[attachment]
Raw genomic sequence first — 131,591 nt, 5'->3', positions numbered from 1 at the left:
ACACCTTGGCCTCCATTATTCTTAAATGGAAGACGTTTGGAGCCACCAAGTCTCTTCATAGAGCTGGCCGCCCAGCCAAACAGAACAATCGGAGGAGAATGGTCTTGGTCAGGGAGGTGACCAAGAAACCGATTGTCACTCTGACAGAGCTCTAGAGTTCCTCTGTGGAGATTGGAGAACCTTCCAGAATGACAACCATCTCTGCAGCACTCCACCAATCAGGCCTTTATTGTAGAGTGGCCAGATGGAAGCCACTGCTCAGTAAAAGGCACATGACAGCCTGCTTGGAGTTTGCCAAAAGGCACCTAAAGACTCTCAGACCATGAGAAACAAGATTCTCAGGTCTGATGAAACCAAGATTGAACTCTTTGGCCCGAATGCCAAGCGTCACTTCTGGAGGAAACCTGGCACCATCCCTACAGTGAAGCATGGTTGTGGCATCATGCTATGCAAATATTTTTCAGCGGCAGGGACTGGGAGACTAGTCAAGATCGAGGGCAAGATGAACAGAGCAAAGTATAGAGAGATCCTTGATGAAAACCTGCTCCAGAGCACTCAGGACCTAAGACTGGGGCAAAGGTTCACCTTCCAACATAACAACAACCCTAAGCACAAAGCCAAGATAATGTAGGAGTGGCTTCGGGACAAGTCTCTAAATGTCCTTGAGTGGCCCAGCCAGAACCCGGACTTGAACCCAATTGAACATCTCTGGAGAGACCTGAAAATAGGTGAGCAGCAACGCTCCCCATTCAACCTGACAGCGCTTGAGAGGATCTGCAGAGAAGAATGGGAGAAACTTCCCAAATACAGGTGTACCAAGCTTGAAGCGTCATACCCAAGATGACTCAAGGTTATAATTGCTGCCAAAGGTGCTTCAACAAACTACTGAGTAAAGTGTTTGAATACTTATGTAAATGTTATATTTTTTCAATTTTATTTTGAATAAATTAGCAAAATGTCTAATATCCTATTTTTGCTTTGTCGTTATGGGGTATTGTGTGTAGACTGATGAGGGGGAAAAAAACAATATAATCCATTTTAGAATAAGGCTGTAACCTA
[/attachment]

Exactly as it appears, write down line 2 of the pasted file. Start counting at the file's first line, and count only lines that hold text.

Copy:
ACACCTTGGCCTCCATTATTCTTAAATGGAAGACGTTTGGAGCCACCAAGTCTCTTCATAGAGCTGGCCGCCCAGCCAAACAGAACAATCGGAGGAGAATGGTCTTGGTCAGGGAGGTGACCAAGAAACCGATTGTCACTCTGACAGAGCTCTAGAGTTCCTCTGTGGAGATTGGAGAACCTTCCAGAATGACAACCATCTCTGCAGCACTCCACCAATCAGGCCTTTATTGTAGAGTGGCCAGATGGAAGCCACTGCTCAGTAAAAGGCACATGACAGCCTGCTTGGAGTTTGCCAAAAGGCACCTAAAGACTCTCAGACCATGAGAAACAAGATTCTCAGGTCTGATGAAACCAAGATTGAACTCTTTGGCCCGAATGCCAAGCGTCACTTCTGGAGGAAACCTGGCACCATCCCTACAGTGAAGCATGGTTGTGGCATCATGCTATGCAAATATTTTTCAGCGGCAGGGACTGGGAGACTAGTCAAGATCGAGGGCAAGATGAACAGAGCAAAGTATAGAGAGATCCTTGATGAAAACCTGCTCCAGAGCACTCAGGACCTAAGACTGGGGCAAAGGTTCACCTTCCAACATAACAACAACCCTAAGCACAAAGCCAAGATAATGTAGGAGTGGCTTCGGGACAAGTCTCTAAATGTCCTTGAGTGGCCCAGCCAGAACCCGGACTTGAACCCAATTGAACATCTCTGGAGAGACCTGAAAATAGGTGAGCAGCAACGCTCCCCATTCAACCTGACAGCGCTTGAGAGGATCTGCAGAGAAGAATGGGAGAAACTTCCCAAATACAGGTGTACCAAGCTTGAAGCGTCATACCCAAGATGACTCAAGGTTATAATTGCTGCCAAAGGTGCTTCAACAAACTACTGAGTAAAGTGTTTGAATACTTATGTAAATGTTATATTTTTTCAATTTTATTTTGAATAAATTAGCAAAATGTCTAATATCCTATTTTTGCTTTGTCGTTATGGGGTATTGTGTGTAGACTGATGAGGGGGAAAAAAACAATATAATCCATTTTAGAATAAGGCTGTAACCTA